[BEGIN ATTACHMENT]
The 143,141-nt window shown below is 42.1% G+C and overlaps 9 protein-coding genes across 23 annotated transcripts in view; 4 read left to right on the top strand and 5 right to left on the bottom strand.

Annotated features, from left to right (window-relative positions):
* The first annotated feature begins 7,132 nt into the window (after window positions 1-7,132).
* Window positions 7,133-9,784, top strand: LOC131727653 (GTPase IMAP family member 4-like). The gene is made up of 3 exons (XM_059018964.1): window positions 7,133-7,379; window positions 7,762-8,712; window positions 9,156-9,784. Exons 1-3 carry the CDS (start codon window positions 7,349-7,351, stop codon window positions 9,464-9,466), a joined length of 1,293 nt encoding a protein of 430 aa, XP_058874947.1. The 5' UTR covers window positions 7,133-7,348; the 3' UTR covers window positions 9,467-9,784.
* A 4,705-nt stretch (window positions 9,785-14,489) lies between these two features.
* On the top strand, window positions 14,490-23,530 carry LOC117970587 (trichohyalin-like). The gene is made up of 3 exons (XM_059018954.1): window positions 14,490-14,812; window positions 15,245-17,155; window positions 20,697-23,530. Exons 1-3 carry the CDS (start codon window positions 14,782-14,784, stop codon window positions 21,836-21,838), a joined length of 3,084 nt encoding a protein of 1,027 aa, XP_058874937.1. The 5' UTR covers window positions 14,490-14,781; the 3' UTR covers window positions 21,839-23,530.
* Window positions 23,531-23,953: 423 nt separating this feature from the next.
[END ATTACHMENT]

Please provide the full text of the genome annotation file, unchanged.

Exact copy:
The 143,141-nt window shown below is 42.1% G+C and overlaps 9 protein-coding genes across 23 annotated transcripts in view; 4 read left to right on the top strand and 5 right to left on the bottom strand.

Annotated features, from left to right (window-relative positions):
* The first annotated feature begins 7,132 nt into the window (after window positions 1-7,132).
* Window positions 7,133-9,784, top strand: LOC131727653 (GTPase IMAP family member 4-like). The gene is made up of 3 exons (XM_059018964.1): window positions 7,133-7,379; window positions 7,762-8,712; window positions 9,156-9,784. Exons 1-3 carry the CDS (start codon window positions 7,349-7,351, stop codon window positions 9,464-9,466), a joined length of 1,293 nt encoding a protein of 430 aa, XP_058874947.1. The 5' UTR covers window positions 7,133-7,348; the 3' UTR covers window positions 9,467-9,784.
* A 4,705-nt stretch (window positions 9,785-14,489) lies between these two features.
* On the top strand, window positions 14,490-23,530 carry LOC117970587 (trichohyalin-like). The gene is made up of 3 exons (XM_059018954.1): window positions 14,490-14,812; window positions 15,245-17,155; window positions 20,697-23,530. Exons 1-3 carry the CDS (start codon window positions 14,782-14,784, stop codon window positions 21,836-21,838), a joined length of 3,084 nt encoding a protein of 1,027 aa, XP_058874937.1. The 5' UTR covers window positions 14,490-14,781; the 3' UTR covers window positions 21,839-23,530.
* Window positions 23,531-23,953: 423 nt separating this feature from the next.